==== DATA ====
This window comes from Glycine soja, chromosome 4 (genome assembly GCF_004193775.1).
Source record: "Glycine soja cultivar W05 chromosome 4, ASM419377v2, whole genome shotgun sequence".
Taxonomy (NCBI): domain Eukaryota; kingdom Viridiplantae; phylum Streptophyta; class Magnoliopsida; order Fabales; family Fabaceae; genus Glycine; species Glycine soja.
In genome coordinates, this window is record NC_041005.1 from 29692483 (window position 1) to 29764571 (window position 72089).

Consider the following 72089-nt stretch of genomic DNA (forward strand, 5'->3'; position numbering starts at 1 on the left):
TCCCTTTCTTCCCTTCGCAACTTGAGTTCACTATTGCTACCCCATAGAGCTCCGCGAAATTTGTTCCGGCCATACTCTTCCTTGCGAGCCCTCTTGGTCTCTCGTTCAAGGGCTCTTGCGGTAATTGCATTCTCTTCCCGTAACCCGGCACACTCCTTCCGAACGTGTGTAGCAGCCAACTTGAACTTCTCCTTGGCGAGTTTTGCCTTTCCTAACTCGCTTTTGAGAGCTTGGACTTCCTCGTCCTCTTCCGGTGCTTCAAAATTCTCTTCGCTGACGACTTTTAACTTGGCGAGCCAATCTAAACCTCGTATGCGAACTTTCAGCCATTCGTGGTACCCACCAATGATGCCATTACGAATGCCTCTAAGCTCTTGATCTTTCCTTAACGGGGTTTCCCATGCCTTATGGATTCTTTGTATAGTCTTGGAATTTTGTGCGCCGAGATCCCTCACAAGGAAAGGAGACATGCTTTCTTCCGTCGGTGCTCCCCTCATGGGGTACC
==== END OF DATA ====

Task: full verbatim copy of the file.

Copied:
This window comes from Glycine soja, chromosome 4 (genome assembly GCF_004193775.1).
Source record: "Glycine soja cultivar W05 chromosome 4, ASM419377v2, whole genome shotgun sequence".
Taxonomy (NCBI): domain Eukaryota; kingdom Viridiplantae; phylum Streptophyta; class Magnoliopsida; order Fabales; family Fabaceae; genus Glycine; species Glycine soja.
In genome coordinates, this window is record NC_041005.1 from 29692483 (window position 1) to 29764571 (window position 72089).

Consider the following 72089-nt stretch of genomic DNA (forward strand, 5'->3'; position numbering starts at 1 on the left):
TCCCTTTCTTCCCTTCGCAACTTGAGTTCACTATTGCTACCCCATAGAGCTCCGCGAAATTTGTTCCGGCCATACTCTTCCTTGCGAGCCCTCTTGGTCTCTCGTTCAAGGGCTCTTGCGGTAATTGCATTCTCTTCCCGTAACCCGGCACACTCCTTCCGAACGTGTGTAGCAGCCAACTTGAACTTCTCCTTGGCGAGTTTTGCCTTTCCTAACTCGCTTTTGAGAGCTTGGACTTCCTCGTCCTCTTCCGGTGCTTCAAAATTCTCTTCGCTGACGACTTTTAACTTGGCGAGCCAATCTAAACCTCGTATGCGAACTTTCAGCCATTCGTGGTACCCACCAATGATGCCATTACGAATGCCTCTAAGCTCTTGATCTTTCCTTAACGGGGTTTCCCATGCCTTATGGATTCTTTGTATAGTCTTGGAATTTTGTGCGCCGAGATCCCTCACAAGGAAAGGAGACATGCTTTCTTCCGTCGGTGCTCCCCTCATGGGGTACC